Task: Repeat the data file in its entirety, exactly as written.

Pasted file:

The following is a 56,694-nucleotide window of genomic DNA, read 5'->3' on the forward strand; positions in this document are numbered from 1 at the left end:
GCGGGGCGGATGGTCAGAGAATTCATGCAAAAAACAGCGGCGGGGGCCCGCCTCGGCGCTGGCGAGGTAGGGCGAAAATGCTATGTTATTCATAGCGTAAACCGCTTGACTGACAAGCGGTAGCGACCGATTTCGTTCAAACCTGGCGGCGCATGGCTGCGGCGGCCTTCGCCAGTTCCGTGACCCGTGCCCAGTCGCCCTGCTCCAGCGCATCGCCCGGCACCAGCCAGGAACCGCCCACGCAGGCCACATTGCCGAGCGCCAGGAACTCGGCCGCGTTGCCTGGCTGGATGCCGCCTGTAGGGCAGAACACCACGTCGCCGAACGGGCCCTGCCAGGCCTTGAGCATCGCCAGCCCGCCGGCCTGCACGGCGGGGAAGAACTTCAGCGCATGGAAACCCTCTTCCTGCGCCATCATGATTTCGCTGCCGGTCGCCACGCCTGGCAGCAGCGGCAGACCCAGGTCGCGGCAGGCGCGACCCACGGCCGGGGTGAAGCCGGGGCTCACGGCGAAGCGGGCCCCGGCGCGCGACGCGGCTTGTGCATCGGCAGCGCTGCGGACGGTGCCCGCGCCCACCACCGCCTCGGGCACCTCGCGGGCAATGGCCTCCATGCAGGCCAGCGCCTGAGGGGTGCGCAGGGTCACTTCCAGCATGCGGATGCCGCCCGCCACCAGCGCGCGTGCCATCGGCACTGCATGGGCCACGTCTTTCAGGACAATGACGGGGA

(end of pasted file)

The following is a 56,694-nucleotide window of genomic DNA, read 5'->3' on the forward strand; positions in this document are numbered from 1 at the left end:
GCGGGGCGGATGGTCAGAGAATTCATGCAAAAAACAGCGGCGGGGGCCCGCCTCGGCGCTGGCGAGGTAGGGCGAAAATGCTATGTTATTCATAGCGTAAACCGCTTGACTGACAAGCGGTAGCGACCGATTTCGTTCAAACCTGGCGGCGCATGGCTGCGGCGGCCTTCGCCAGTTCCGTGACCCGTGCCCAGTCGCCCTGCTCCAGCGCATCGCCCGGCACCAGCCAGGAACCGCCCACGCAGGCCACATTGCCGAGCGCCAGGAACTCGGCCGCGTTGCCTGGCTGGATGCCGCCTGTAGGGCAGAACACCACGTCGCCGAACGGGCCCTGCCAGGCCTTGAGCATCGCCAGCCCGCCGGCCTGCACGGCGGGGAAGAACTTCAGCGCATGGAAACCCTCTTCCTGCGCCATCATGATTTCGCTGCCGGTCGCCACGCCTGGCAGCAGCGGCAGACCCAGGTCGCGGCAGGCGCGACCCACGGCCGGGGTGAAGCCGGGGCTCACGGCGAAGCGGGCCCCGGCGCGCGACGCGGCTTGTGCATCGGCAGCGCTGCGGACGGTGCCCGCGCCCACCACCGCCTCGGGCACCTCGCGGGCAATGGCCTCCATGCAGGCCAGCGCCTGAGGGGTGCGCAGGGTCACTTCCAGCATGCGGATGCCGCCCGCCACCAGCGCGCGTGCCATCGGCACTGCATGGGCCACGTCTTTCAGGACAATGACGGGGA